It’s usually good to steer clear of apocalyptic predictions of any sort, but as temperatures struggle to break the 10 degrees fahrenheit mark under full sun here in the Great Lakes region, talk of a “demographic winter” feels more compelling than warnings of global warming.
More seriously, the release of a new film by that name is the occasion for Jenny Roback Morse’s reflection on the economics of population. I don’t pretend to be an expert in the field and I am skeptical of any argument simplistically connecting population growth (or decline) with economic growth (or decline). But I am convinced that something as fundamental as demography must play a significant role in economic trends, and it does seem that, in general, economists and policymakers alike have neglected or at least failed to appreciate the importance of the issue. (For a counterexample, see Oskari Juurikkala’s analysis of pending pension crises: Pensions, Population, and Prosperity.)
It is hard to see how strong economic growth can be sustained in the face of a declining population: it’s just asking too much of technological advance and productivity gains.
A friend persisted in asking me to read The Shack. Although it has been a “#1 New York Times Bestseller”, it came on the radar when I was in a busy season, so I’m not sure I would have read it or even noticed it– without his encouragement.
I’m really glad I read it. Beyond enhancing my “cultural relevancy” (LOL!), The Shack was thought-provoking. Although I’m not sure I agree with everything in it– especially where one must speculate a good bit to draw inferences– I’m a wheat & chaff guy. And for whatever chaff Young delivers, he brings a lot of wheat to the table as well.
Young’s book is well-crafted and an easy read. On occasion, the conversations come off as stilted, but that’s difficult to avoid in a book so dominated by dialogue. And the book might not be easy to handle emotionally or theologically for some people– an important point to which I’ll return shortly.
In a nutshell, comparing it to some other relatively famous books, I’d say it’s:
1.) 50% The Great Divorce by C.S. Lewis;
2.) 30% The Normal Christian Life by Watchman Nee or The Saving Life of Christ by Ian Thomas; and
3.) 20% Your Best Life Now by Joel Osteen.
1.) The Shack is a cousin of Lewis’ book on Heaven and Hell in that it speculates on biblical topics that are vital but not clearly delineated in the Scriptures…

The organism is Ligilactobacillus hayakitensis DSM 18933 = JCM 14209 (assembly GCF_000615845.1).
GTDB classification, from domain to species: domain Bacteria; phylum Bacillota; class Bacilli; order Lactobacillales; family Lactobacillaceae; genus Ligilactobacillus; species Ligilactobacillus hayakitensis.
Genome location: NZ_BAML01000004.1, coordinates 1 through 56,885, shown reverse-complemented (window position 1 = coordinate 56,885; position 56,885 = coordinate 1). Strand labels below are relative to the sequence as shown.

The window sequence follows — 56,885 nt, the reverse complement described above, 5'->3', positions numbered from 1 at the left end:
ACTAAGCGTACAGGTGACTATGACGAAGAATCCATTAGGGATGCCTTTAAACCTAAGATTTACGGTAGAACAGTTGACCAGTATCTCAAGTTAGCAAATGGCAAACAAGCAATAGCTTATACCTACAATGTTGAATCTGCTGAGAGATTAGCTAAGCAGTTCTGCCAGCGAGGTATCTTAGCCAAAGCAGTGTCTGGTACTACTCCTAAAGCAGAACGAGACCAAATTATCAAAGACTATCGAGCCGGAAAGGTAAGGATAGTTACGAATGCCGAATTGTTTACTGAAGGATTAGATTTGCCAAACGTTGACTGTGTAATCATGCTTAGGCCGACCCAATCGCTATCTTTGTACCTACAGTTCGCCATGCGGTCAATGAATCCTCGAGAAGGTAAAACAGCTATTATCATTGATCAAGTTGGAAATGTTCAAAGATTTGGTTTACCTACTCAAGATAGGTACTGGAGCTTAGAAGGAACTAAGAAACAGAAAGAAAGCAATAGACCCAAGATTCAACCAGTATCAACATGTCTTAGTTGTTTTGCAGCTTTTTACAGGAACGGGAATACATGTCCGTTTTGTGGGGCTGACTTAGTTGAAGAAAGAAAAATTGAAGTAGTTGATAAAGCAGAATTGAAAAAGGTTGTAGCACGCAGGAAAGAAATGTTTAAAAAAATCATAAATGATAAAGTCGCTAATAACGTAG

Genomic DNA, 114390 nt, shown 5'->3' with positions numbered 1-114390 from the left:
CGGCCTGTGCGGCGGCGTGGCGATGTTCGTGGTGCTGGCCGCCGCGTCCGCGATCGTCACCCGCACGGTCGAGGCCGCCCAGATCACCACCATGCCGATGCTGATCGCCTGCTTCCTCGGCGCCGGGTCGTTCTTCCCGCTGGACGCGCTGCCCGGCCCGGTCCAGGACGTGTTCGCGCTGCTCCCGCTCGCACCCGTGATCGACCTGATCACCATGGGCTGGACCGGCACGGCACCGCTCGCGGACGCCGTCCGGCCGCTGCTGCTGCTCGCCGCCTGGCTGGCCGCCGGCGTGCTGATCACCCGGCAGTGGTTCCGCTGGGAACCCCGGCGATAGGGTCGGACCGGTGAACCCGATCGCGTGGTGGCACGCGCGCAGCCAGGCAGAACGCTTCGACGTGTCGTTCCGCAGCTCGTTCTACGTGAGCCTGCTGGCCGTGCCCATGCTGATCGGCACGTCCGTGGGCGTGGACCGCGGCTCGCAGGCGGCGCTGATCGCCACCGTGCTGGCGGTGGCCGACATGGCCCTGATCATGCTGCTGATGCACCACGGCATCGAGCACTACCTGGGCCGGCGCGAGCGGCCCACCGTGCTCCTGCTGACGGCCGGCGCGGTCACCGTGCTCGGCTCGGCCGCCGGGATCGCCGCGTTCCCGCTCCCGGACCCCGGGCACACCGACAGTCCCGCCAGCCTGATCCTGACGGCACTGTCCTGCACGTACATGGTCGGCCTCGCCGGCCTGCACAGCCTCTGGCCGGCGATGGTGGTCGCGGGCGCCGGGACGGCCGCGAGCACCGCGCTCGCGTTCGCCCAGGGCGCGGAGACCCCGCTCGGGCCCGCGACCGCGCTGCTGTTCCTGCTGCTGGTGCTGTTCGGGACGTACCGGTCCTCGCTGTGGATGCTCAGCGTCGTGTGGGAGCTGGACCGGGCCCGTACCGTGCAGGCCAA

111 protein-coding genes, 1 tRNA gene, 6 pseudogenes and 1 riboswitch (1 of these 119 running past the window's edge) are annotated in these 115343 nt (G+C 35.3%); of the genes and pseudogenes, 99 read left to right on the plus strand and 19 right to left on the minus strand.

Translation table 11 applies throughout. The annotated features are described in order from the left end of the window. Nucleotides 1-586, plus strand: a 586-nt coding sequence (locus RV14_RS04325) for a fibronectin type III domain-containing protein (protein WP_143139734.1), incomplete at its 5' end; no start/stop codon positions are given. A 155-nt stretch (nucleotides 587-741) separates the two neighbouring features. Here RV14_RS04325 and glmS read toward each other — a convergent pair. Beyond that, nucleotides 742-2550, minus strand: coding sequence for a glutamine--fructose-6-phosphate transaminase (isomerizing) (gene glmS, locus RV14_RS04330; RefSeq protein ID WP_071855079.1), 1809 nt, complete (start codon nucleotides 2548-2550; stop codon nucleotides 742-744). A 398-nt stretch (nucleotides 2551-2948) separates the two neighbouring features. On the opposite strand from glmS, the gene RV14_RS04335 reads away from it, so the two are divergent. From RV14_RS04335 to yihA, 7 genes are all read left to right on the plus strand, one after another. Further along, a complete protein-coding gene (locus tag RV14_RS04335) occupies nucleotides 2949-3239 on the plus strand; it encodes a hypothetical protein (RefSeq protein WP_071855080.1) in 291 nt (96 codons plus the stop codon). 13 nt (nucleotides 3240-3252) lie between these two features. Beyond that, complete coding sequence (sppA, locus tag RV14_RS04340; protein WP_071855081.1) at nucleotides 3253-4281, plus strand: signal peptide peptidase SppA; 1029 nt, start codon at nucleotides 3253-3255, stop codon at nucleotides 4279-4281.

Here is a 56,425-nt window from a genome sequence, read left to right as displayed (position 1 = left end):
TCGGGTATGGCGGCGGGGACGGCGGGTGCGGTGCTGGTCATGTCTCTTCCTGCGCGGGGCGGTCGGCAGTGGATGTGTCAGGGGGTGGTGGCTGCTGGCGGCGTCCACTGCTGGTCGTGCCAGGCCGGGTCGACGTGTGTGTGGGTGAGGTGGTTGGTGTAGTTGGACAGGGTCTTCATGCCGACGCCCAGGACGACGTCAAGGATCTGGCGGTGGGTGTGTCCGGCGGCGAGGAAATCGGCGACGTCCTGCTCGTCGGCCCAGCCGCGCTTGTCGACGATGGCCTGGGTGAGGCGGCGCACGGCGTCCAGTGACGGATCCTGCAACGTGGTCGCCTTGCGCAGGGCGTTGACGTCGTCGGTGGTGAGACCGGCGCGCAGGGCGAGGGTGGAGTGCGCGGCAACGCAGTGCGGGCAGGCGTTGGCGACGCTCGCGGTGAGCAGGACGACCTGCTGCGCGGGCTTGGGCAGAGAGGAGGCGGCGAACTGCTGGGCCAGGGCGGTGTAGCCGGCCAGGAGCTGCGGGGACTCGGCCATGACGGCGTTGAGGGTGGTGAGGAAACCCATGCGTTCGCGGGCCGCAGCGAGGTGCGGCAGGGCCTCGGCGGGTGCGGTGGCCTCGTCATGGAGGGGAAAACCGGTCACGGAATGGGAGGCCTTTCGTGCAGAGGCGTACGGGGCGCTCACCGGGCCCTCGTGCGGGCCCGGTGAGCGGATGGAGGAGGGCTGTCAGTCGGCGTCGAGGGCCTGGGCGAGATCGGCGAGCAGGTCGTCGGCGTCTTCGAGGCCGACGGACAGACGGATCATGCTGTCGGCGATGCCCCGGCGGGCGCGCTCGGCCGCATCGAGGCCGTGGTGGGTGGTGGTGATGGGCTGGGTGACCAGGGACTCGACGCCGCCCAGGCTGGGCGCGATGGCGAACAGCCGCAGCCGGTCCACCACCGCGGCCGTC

And like Lewis, Young works (effectively) to give himself wiggle room within his artistic portrayal. (Young uses basic literary devices at the beginning and the end of the book.) This is absolutely key because it indicates the speculative nature of his work– and it signals that Young does not take himself or the details of his picture too seriously.
2.) The Shack points to the importance of the “Spirit-filled life” within “sanctification”. I benefited tremendously from more traditional, straight-forward works like Nee and Thomas. But Young is trying to communicate some of the same principles through narrative/fiction.
This is both vital and vastly under-sold within the Church. Too often, people try to “live out the Chistian life” in their own power– “the flesh”. The result is sub-optimal in terms of outcomes, motives, perseverance, energy, and so on. But it isn’t meant to be that way. Christ himself said that it was for our own good that He would leave the Earth– so that the Spirit would come to empower believers to live that life through us (Jn 14:26, 16:7)….
3.) Young’s work is like Osteen’s in that it can be misread by some– and is, at the same time, especially relevant for certain audiences. I’ve already argued this in my review of Osteen’s book. I would recommend both books to most people who have been “wounded” by circumstances, a church, or the Church– especially if they can read it alongside a mature believer.
That said, the book could easily be misunderstood and misapplied by those who tend to read things (too) literally. Despite the ample praise the book has received, I think that’s the reason for the bulk of the criticism launched at it….
Derek Keefe provides a nice overview of the debate on the Christianity Today blog….
Among other things, this growing backlash broaches important questions about the proper relationship between art, theology, and the Church for evangelicals and their close kin….Switching directions, we must also ask what it means for Christian traditions and communities to be faithful to artists and their craft. This, too, is a theological question: How does the Church show good faith toward those sub-creators in God’s human economy whose very creative inclinations are evidence that they bear the image of a God who delights in creating?…My hunch is that we probably see a failure to keep faith on both sides here, and that it would be a good thing for all of God’s Church to discuss the when’s, where’s, why’s, and how’s of our mutual infidelities.
In a word, I’d recommend The Shack to those who are mature in their faith, those who have seen Christianity as duty and religion, those who are not prone to take things to literally/seriously, those who have endured profound pain and disappointment, and those who have been “burned by the church”.